3. Bettyjane said

    My joy is tempered by the reality that everyone seems to be beating Fed in extended rallies.

    • M said

      He’s warming up, Bettyjane. 😛

      No, seriously — I think Roger’s mind is so creative that when a rally goes on for what he feels is too long, he gets bored, thereby short-circuiting his focus and bringing on the dreaded FH shank (or overhit BH).

      So what I’m hoping will happen is that he and PA continue to work on extending his focus through the longer rallies, constructing the points, as opposed to suddenly getting impatient and trying to cut them off with some attempted spectacular shot that then goes awry.

      If they can get over that hurdle, I think we might then find Roger racking up his points much more quickly.

      • Bettyjane said

        Yes I like this analysis M! We all know Paul has been getting Fed to play shorter points, so this second element(Focusing through the rallies) has probably taken a back seat. Fed suffers the curse of having too many options at his disposal. As for those bloody shanks—-larger racket Fed? Touch vs. consistency. I guess I’ll go with the former since that’s why I love his game so much.

      • M said

        “Fed suffers the curse of having too many options at his disposal.”

        This exactly, I think.

        It makes his game magnificently exciting, but it is a “creative people” curse.

      • chieko said

        So well explained M san ,, thanks!! 😀

      • M said

        My pleasure, Chieko san.
        Pretty much just my rambling thoughts, from having hyper-observed our Roger all this time, you know?
        😛

      • chieko said

        Keep rambling your thoughts M san !! I love it !! 😀

    • Jenny said

      Imho, Roger likes quick points, he’s never really been a grinder and it is physically gruelling. Whether he can change at this stage, I honestly don’t know.

      • M said

        “Whether he can change at this stage, I honestly don’t know.”

        Roger can do anything!!

        *struggles to fight blindness to faults of her favorites*
        😛

    • Rick said

      yes yes yes to Bettyjane’s original post and M’s first repsonse….

  4. Rick said

    I have to say the UE count has been bothering me for exactly three years now, since the 2007 U.S. Open.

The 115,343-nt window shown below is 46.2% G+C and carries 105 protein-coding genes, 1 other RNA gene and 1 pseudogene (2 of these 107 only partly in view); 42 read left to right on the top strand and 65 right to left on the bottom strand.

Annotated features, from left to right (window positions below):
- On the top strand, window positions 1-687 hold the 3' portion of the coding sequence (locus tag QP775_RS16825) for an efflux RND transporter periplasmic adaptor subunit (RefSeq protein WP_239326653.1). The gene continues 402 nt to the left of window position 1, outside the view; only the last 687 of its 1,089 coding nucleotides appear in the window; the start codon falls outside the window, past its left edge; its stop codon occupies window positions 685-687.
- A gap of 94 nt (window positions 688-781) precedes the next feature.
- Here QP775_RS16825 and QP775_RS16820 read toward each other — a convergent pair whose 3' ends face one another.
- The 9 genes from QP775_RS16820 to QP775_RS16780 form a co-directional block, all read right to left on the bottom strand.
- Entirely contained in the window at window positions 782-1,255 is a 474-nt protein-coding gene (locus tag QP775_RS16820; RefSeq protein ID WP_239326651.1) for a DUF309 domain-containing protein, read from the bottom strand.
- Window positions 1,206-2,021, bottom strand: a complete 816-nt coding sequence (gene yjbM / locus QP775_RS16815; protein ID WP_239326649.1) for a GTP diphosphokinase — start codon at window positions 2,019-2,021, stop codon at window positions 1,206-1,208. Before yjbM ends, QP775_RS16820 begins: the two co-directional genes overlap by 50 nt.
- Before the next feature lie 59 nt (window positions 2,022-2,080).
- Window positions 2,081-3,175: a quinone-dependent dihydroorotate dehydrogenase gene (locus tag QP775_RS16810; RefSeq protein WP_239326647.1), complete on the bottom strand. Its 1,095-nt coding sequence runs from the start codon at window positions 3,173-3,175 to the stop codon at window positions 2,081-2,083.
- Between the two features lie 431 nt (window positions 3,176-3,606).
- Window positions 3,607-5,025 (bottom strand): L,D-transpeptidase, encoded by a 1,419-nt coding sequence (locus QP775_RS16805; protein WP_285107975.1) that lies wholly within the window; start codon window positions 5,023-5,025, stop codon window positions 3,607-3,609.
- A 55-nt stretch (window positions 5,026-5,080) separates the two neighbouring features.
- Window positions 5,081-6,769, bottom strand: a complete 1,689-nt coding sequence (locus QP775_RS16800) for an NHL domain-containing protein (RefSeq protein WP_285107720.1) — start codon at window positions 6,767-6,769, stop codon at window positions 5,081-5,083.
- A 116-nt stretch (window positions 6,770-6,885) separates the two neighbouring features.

I remember watching the Davydenko match that year and wondering WTF.
    (Davy matched him in that one, it was the proverbial Battle of the Unforced Errors)
    I.e. this didn’t just start overnight.
    And yeah, I think M’s right, he gets impatient and tries to end the point with an aggressive shot that no longer cooperates reliably on either side.

    • Jenny said

      And yeah, I think M’s right, he gets impatient and tries to end the point with an aggressive shot that no longer cooperates reliably on either side.

      I agree, impatience – it was certainly looked the case at the French when facing Rafa who has the patience of a saint, particularly on clay..

    • BANTI said

      Rick lets see what the maestro can come up with for the Open. Just this year at the Aussie Open he shocked us all with the level of his play. How many UE did he have in those matches? 10, 15 max? What really matters is where his heart is at, this alone wins matches for him. This was lacking in the last two slams I felt, but from his recent success it seems to be back! So lets stay hopeful:)

  5. Bento said

    He will not return to the top of his game. That’s five years past.

    • Jill said

      Quite and it happens to everyone. I don’t know why TP expects so much of him. He’s 29 and has a wife and 2 children now. Most players would love the results he still posts. If he wins a few more slams/titles great but if he doesn’t nothing changes in my eyes – he has nothing left to prove.